One benefit of properly training young children, is that later as young adults, they have an attitude towards authority which will open the doors of opportunity and success. Well-trained children are appreciated by adults for their good manners and attentiveness. They grow up with the necessary social skills to be successful in every facet of life because they learn to control their own impulses. A child taught from an early age to consider others before their own self has a completely different childhood experience from a self-centered child.  The disciplined child rarely encounters the sense of rejection that self-centered children commonly experience from both adults and other children.  They are happier and well-adjusted; enjoy deeper interactions with adults, and possess a greater sense of security.  They are not frustrated through vain attempts to make the world adapt itself to their whims but have learned composure and awareness of others.  It is a fact of life that self-centered children are more demanding and tax the patience of those responsible for caring for them, whether it be parents, family, or teachers.  The sooner we can train our children to subject themselves to parental authority the sooner they can begin to experience the joys of socially interacting with others on the basis of mutual respect.  Selfishness is admired only by those with a debased and unrefined character while thoughtfulness and consideration for others is universally admired.

Proverbs 16:32 “Whoever is slow to anger is better than the mighty, and he who rules his spirit than he who takes a city.”

Children who have learned self-control and consideration of others receive extra attention and affirmation from adults because they are easier to be around, know how to follow instructions, and are less disruptive than self-centered children.  Children who are not self-centered are never born that way, they have been trained to be that way by parents who themselves had self-discipline in their parenting efforts to teach their children to repress their natural selfishness. It is not unkind to discipline children, on the contrary, it is cruel and negligent to withhold discipline because it produces a socially handicapped child.  A self-centered child lacks the necessary awareness of others to effectively navigate the challenges of growing up in a complex and demanding society.  Children who grow up without learning self-discipline frequently blame their parents for their consequent failures.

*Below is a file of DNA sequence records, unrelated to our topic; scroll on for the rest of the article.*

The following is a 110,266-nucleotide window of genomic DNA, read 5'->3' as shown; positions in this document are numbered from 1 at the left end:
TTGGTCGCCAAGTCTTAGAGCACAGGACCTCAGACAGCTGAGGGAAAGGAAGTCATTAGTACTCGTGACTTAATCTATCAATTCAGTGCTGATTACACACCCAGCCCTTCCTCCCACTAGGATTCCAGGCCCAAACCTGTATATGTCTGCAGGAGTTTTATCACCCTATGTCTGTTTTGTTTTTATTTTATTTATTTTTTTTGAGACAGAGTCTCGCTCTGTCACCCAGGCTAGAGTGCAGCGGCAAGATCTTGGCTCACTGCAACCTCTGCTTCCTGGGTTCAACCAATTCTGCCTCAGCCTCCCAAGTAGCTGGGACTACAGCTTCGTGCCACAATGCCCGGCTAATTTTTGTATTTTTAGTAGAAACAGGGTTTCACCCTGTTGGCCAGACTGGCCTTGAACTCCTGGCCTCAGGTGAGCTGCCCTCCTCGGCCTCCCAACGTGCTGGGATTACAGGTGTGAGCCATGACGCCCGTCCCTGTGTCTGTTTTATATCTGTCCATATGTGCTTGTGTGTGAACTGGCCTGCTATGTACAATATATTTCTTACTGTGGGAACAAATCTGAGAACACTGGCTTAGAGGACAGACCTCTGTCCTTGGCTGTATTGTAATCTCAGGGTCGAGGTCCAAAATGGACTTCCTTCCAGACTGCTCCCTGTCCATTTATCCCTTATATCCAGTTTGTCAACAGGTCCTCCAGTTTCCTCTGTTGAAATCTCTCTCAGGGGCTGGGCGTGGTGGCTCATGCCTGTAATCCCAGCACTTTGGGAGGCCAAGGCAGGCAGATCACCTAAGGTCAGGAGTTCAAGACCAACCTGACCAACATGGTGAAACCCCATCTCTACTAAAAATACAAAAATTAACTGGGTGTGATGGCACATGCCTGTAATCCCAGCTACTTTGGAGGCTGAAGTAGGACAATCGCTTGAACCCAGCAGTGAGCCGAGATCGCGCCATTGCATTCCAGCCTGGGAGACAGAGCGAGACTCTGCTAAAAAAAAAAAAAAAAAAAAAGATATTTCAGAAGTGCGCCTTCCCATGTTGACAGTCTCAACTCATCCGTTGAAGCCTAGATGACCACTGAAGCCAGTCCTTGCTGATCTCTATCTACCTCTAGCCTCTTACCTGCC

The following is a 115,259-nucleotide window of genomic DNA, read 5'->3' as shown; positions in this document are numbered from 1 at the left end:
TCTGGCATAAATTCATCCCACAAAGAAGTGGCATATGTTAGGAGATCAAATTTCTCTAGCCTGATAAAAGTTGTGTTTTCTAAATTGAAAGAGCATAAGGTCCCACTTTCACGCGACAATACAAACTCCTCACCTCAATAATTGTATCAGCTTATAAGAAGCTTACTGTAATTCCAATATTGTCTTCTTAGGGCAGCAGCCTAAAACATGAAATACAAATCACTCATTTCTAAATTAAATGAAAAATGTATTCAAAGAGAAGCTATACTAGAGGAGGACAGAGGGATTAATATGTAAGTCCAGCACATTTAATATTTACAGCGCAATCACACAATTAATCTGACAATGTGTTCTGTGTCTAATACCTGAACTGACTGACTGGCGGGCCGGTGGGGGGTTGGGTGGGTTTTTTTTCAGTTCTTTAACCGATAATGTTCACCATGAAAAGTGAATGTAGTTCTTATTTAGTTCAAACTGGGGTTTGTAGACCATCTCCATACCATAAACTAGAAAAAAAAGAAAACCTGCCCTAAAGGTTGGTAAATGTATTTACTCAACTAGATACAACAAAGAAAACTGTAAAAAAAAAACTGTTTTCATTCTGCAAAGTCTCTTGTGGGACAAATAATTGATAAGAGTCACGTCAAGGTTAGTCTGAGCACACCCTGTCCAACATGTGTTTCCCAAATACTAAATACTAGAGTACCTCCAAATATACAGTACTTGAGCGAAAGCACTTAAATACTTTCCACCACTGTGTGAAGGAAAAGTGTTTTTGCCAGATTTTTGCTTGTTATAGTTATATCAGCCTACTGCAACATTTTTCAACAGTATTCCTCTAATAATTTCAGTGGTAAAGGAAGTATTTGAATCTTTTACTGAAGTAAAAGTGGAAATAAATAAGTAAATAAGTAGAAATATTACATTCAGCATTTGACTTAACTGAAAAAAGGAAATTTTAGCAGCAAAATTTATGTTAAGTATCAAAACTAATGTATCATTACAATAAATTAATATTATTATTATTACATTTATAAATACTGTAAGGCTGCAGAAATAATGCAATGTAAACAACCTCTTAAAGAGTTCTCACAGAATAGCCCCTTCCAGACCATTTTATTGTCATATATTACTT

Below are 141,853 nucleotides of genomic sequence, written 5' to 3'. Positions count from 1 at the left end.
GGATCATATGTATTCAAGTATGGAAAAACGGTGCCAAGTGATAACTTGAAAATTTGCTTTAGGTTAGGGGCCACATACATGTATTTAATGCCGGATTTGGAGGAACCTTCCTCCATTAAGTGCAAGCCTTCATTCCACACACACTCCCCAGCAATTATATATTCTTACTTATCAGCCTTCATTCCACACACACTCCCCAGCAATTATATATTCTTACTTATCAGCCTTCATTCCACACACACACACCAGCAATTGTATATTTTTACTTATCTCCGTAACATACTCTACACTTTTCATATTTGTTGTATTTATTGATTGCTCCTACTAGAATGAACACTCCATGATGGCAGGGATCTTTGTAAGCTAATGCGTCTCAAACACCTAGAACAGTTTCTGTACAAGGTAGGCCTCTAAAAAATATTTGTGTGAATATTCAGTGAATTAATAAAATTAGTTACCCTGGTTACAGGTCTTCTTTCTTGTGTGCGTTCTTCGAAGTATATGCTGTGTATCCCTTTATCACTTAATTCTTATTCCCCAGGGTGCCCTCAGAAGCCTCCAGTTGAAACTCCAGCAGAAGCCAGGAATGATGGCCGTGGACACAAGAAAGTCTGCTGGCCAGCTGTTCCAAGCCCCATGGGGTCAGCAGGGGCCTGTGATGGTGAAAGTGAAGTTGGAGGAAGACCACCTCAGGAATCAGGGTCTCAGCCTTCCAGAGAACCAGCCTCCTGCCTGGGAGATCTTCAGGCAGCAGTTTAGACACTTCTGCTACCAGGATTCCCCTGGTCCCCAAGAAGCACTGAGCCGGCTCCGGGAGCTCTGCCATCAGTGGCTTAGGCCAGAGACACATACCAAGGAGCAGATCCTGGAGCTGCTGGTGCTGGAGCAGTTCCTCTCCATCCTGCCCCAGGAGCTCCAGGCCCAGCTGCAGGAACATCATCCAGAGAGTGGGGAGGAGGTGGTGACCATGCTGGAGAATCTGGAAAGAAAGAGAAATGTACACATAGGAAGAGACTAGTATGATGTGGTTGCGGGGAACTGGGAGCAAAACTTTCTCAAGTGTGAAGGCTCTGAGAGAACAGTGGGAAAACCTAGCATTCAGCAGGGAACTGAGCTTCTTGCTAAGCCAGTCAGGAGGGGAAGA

Our goal is to train our children to act unselfishly and learn self-control.  It is helpful to make an important distinction in our training goals or we may be discouraged.  Selfishness cannot be trained out of children.  Selfishness is bound up in our human nature and cannot be eradicated by any amount of parental training.  It requires the ongoing work of the Holy Spirit to suppress the expression of our natural selfishness.  However, children can learn to restrain themselves from acting selfishly, and this is the foundation for a civilized and polite society. Self-control is all about regulating our own behavior, it does not eradicate our sin nature.  When we speak of children as naturally being “little savages” we are specifically addressing the fact that children are born without self-control.  Self-control is not a natural behavior; it must be learned from parents or by the experience of the negative consequences of impulsive behavior.  Parents must civilize each succeeding generation or society will rapidly become wild, chaotic, and dangerous.  Children left to raise themselves and unrestrained by parental influence will often grow up to be violent and dangerous to others.  Scripture holds parents accountable for wisely using the influence they have been given over their children to restrain them from becoming evil.

The essence of self-control is not to be without an evil or selfish thought, this cannot be attained by any member of the human race, save Jesus Christ (who did not inherit sin by virtue of his miraculous conception). By inheritance and genes all men are subject to the defects of Adam’s sin nature.  Self-control is the developed capacity to check our impulsive behavior and to regulate the expression of what is in our hearts through the process of critically examining our impulses.  A person with self-control habitually applies critical judgment to their inward thoughts and motives before allowing them to be expressed in word or deed.